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Tax protester arguments
1, Subch. B, Part I". Irwin Schiff. "The Income Tax is Voluntary!". The Federal Mafia. Retrieved 2006-08-14. Young, Adam (2004-09-07). "The Origin of

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Part of the Taxation in
the United States seriesTax protest
in the United States History Arguments Constitutional · 16th Amendment
Statutory · Administrative · Conspiracy People Arthur Porth
Robert Clarkson · Vivien Kellems
Irwin Schiff · William J. Benson
Wayne C. Bentson · Tom Cryer
Richard Michael Simkanin · Eddie Ray Kahn Related topics America: Freedom to Fascism
The Law that Never Was
Cheek v. United States
Titles of Nobility Amendment
Tax noncompliance
Tax resistance
Tax resistance in the United States
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Tax protester arguments are arguments made by people, primarily in the United States, who contend that tax laws are unconstitutional or otherwise invalid.

Tax protester arguments are typically based on an asserted belief that their government is acting outside of its legal authority when imposing such taxes. The label "tax protester" should be distinguished from "tax resister", an individual who refuses to pay tax on moral rather than legal grounds.[citation needed]

In the United States, tax protester arguments are generally directed to the U.S. federal income tax.

Contents
  • 1 Denial of tax liability
    • 1.1 Constitutional arguments
    • 1.2 Statutory arguments
    • 1.3 Conspiracy arguments
    • 1.4 Other arguments
  • 2 Position of the Internal Revenue Service
  • 3 Belief about the law as a defense in criminal cases
  • 4 See also
  • 5 Notes
  • 6 External links
Denial of tax liability

Arguments made by tax protesters generally deal with the U.S. federal income tax and not with other taxes such as the gift tax, estate tax, sales tax, and property tax (although some tax protesters have attacked the last category under allodial title claims).[citation needed]

Constitutional arguments Main article: Tax protester constitutional arguments

Some tax protesters may cite what they believe is evidence that the Sixteenth Amendment to the Constitution (removing any apportionment requirement for income taxes) was never "properly ratified" or that it was properly ratified but does not permit the taxation of individual income, or particular forms of individual income. One argument is based on the contention that the legislatures of various states passed bills of ratification with different capitalization, spelling of words, or punctuation marks (e.g., semi-colons instead of commas) (see, e.g., United States v. Thomas).[1] Another argument made by some tax protesters is that because the United States Congress did not pass an official proclamation recognizing Ohio's 1803 admission to statehood until 1953 (see Ohio Constitution), Ohio was not a state until 1953 and therefore the Sixteenth Amendment was not properly ratified (see Ivey v. United States[2] and Knoblauch v. Commissioner[3] in the referenced article). Another tax protester argument is that the manner in which the income tax is enforced violates the Fifth Amendment, which protects individuals from having to make self-incriminating statements. In particular, they argue that the Fifth Amendment protects individuals from being required to file a personal income tax return. This argument was ruled invalid by the United States Supreme Court in the case of United States v. Sullivan.[4]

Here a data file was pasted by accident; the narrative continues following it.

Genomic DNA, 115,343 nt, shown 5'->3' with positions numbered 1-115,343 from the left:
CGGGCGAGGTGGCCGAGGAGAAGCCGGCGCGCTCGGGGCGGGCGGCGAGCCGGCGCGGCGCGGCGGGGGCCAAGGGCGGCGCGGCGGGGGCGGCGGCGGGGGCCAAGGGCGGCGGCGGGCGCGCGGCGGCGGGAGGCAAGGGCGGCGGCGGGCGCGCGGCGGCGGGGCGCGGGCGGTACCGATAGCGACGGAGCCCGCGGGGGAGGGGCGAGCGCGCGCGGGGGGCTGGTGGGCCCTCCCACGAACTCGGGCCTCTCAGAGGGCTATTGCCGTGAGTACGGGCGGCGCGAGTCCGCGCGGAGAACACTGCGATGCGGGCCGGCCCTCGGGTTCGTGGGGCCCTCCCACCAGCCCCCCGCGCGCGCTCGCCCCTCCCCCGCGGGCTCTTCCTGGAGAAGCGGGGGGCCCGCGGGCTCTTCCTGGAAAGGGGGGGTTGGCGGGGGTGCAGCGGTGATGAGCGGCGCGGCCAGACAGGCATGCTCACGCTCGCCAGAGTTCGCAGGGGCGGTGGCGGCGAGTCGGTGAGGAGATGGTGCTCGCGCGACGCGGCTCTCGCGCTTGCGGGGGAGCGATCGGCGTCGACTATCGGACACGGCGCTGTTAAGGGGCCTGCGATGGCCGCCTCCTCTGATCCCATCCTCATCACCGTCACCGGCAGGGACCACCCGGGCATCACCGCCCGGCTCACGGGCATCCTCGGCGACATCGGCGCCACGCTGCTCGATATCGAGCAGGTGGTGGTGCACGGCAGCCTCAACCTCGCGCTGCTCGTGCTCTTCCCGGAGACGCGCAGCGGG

The argument is occasionally made that Federal Reserve Notes (paper money) are not real, lawful money[5] and therefore do not constitute income as they are not backed by gold or silver and are issued by a quasi-private organization; in the case of the Posse Comitatus and similar groups and individuals, hybrid arguments incorporating elements of the below-mentioned conspiracy theories appear to predominate.[citation needed]

Statutory arguments Main article: Tax protester statutory arguments

Some protesters have claimed that statutes enacted by the United States Congress pursuant to its constitutional taxing power are defective, invalid (see e.g., the Irwin Schiff quote below), or that the statutes are misapplied by the Internal Revenue Service (IRS), the courts, lawyers, Certified Public Accountants (CPAs), law professors, and legal experts generally, and that the tax "protesters" are not liable for tax under the law (see below). Other protesters have argued that the term "income" is not defined in the Internal Revenue Code or the Constitution, and that the tax law should therefore be invalid. These protesters claim that without clear definitions, Chapter 1 of Title 26 of the Code of Federal Regulations suggests IRS agents must rely on voluntary compliance. No court has upheld this argument, and many courts have rejected it,[6] and 26 U.S.C. §§ 61-64 does define various classes of income ("Gross income", "djusted gross income", "axable income", and "rdinary income defined").[7]

Conspiracy arguments Main article: Tax protester conspiracy arguments

Some tax protesters claim that since the year 1913 (the year of the inception of the modern Federal income tax), several generations of IRS employees, Department of Justice employees, the United States Congress, Federal court judges, lawyers, certified public accountants, and other experts have engaged in various continuing conspiracies to conceal the above deficiencies. For example, convicted tax offender Irwin Schiff states on his web site:

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In 1986, 99.5 million Americans were tricked into filing and paying federal income taxes when, legally, they didn't have to do either. If this statement shocks you, it is only because you and the rest of the nation have been thoroughly deceived by the federal government (with federal courts playing the key role), and an army of accountants, lawyers, and other tax preparers. All of these have a vested interest in keeping you ignorant concerning the real nature of federal income taxes. ... o provision of the Internal Revenue Code requires anyone to file or pay income taxes. This tax, unlike other internal revenue taxes, is strictly (censored voluntary). ... However, in order to deceive Americans of this, as well as provide federal courts and the IRS with deceptive passages on which to hang illegal prosecutions and illegal seizures, the Internal Revenue Code was written to make paying income taxes appear mandatory. The government succeeded in doing this by tricking the public.[8]